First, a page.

At Wattamolla, follow the track up past the toilets to the upper car park, cross the upper car park and pick up the signed track again. 

Doug on Marley Beach

Within minutes, the track is empty of people again and will remain that way until Garie, the next road accessible beach.  After more cliff top walking through heath, descend down to Curracurrang, a delightful little cove with no beach but good water.  Climb up again and follow the cliffs south to where Curracorrong Creek crosses the trail and cascades 30 metres down to the ocean.  Eagle Rock is visible, and, should be named Turtle Rock as it looks remarkably like a turtle which seems, at least to me, more Australian than an eagle.  We filled up with water from Curracurrong Creek and then followed the track through heath on the eastern edge of the Curra Moors  south along cliff tops until Garie North Head where the view opens up and reveals surf pounded Garie Beach and Little Garie Beach below.  Garie marks the end of the big sandstone cliffs and the start of the gentler terrain that marks the southern half of the walk.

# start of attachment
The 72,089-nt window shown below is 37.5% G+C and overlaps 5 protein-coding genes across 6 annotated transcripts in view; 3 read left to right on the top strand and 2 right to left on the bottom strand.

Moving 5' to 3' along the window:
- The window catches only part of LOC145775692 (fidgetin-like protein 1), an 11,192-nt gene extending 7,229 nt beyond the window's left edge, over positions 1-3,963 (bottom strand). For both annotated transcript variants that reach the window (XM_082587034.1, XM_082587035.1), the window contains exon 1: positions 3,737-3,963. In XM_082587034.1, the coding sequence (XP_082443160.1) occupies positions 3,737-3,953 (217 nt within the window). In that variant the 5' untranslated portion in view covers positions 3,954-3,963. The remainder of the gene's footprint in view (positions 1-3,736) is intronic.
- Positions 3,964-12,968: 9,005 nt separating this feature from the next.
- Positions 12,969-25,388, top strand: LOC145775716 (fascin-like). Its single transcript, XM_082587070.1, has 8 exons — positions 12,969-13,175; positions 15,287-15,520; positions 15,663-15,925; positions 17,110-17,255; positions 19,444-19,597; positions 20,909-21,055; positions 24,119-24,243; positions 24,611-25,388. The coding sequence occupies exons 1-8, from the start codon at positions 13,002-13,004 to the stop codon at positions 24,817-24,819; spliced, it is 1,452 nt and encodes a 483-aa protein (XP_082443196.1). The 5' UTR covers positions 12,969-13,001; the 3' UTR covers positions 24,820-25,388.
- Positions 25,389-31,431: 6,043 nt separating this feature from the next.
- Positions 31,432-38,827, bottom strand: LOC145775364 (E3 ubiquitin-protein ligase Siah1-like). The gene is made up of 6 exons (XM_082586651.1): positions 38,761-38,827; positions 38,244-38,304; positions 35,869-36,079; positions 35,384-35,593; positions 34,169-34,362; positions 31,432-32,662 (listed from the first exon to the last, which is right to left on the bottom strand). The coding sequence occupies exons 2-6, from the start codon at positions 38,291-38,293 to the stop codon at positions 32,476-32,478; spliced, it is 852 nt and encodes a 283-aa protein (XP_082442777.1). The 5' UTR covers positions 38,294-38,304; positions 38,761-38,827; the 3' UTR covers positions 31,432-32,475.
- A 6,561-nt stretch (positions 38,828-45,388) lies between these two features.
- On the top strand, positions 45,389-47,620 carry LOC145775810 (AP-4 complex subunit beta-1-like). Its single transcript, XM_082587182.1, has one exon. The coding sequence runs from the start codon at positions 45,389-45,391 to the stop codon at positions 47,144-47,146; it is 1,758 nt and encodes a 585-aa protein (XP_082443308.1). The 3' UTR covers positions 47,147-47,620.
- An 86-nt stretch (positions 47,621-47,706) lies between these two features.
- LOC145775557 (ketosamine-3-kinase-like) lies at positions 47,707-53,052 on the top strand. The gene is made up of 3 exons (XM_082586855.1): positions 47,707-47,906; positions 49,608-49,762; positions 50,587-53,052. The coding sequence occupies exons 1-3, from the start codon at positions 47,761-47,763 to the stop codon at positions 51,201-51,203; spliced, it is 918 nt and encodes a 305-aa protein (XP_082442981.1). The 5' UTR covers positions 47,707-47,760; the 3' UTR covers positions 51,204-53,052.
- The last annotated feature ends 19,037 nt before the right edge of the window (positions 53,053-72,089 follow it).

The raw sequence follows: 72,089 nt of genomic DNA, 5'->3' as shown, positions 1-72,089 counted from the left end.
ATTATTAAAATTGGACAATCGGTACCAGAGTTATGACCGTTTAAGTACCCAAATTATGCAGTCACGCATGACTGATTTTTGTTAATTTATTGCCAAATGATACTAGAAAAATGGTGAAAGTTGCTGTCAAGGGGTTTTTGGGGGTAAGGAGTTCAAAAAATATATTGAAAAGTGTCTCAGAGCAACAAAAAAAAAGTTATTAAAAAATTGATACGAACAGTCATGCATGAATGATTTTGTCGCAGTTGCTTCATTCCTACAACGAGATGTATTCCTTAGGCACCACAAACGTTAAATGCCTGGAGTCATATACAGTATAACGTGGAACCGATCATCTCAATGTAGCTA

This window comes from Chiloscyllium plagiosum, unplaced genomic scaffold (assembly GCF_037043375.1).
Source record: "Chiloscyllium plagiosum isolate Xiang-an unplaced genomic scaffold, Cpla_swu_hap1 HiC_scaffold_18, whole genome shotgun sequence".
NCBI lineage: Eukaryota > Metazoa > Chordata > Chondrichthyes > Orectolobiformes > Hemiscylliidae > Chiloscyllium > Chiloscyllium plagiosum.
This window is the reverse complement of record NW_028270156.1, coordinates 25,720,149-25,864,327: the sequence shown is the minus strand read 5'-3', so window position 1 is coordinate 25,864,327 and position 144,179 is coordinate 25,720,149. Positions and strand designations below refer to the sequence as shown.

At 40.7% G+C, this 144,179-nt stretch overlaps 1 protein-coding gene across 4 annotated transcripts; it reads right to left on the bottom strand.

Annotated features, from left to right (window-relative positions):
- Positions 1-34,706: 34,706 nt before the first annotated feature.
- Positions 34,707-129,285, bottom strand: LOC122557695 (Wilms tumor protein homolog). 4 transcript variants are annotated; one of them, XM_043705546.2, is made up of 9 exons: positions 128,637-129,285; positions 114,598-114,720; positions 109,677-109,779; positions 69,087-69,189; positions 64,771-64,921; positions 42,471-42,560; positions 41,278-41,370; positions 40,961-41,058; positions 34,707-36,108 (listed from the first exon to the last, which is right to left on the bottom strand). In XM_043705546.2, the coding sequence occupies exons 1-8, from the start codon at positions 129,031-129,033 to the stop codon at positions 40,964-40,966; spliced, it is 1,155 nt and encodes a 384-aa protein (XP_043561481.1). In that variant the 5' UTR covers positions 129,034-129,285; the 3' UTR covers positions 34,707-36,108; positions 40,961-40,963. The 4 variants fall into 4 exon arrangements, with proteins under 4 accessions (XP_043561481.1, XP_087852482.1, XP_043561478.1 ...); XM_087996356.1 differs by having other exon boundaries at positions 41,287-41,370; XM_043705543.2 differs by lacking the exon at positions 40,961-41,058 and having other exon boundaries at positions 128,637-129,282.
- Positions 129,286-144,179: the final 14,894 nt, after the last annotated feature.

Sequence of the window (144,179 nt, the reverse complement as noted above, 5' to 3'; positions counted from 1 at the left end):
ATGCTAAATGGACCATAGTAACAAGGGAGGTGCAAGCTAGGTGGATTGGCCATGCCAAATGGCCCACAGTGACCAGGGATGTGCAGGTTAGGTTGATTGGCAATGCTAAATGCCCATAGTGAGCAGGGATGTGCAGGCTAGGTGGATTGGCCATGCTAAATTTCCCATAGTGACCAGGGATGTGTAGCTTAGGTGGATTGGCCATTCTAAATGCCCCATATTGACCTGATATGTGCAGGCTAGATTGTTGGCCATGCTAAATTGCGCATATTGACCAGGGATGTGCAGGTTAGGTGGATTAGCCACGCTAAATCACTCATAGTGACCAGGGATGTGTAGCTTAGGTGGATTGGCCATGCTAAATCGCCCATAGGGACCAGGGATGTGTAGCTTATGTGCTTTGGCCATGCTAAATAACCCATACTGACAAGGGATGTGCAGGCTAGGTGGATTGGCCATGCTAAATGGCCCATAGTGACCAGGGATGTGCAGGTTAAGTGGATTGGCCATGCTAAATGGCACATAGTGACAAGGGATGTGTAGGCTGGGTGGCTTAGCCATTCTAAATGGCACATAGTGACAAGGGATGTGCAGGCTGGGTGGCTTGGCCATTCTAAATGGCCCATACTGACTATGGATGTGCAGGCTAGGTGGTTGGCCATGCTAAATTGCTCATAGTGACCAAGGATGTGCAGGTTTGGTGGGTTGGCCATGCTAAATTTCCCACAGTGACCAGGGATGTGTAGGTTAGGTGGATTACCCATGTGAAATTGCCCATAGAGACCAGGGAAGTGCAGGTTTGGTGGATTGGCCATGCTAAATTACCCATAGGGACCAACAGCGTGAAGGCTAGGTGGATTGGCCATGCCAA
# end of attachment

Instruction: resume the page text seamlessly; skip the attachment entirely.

Descend steeply to Garie Beach and walk along the beach through soft sand to Little Garie Point where a trail runs under short broken cliffs just above high tide mark to Little Garie Beach.  The old trail used to follow the shore line underneath Thelma Head but has been closed due to rockfall danger, so now you must climb about 80 metres up and over Thelma Head and descend again to reach North Era and the campsite.  The track is a little difficult to find at the south end of Little Garie Beach, but once you find it, it is well marked with track posts and the final climb to Thelma Head is on steep wooden steps.  Crossing over the grassy Thelma Ridge, North Era campsite comes into view tucked into a grassy meadow surrounded by palm trees and is a welcome sight after walking all day.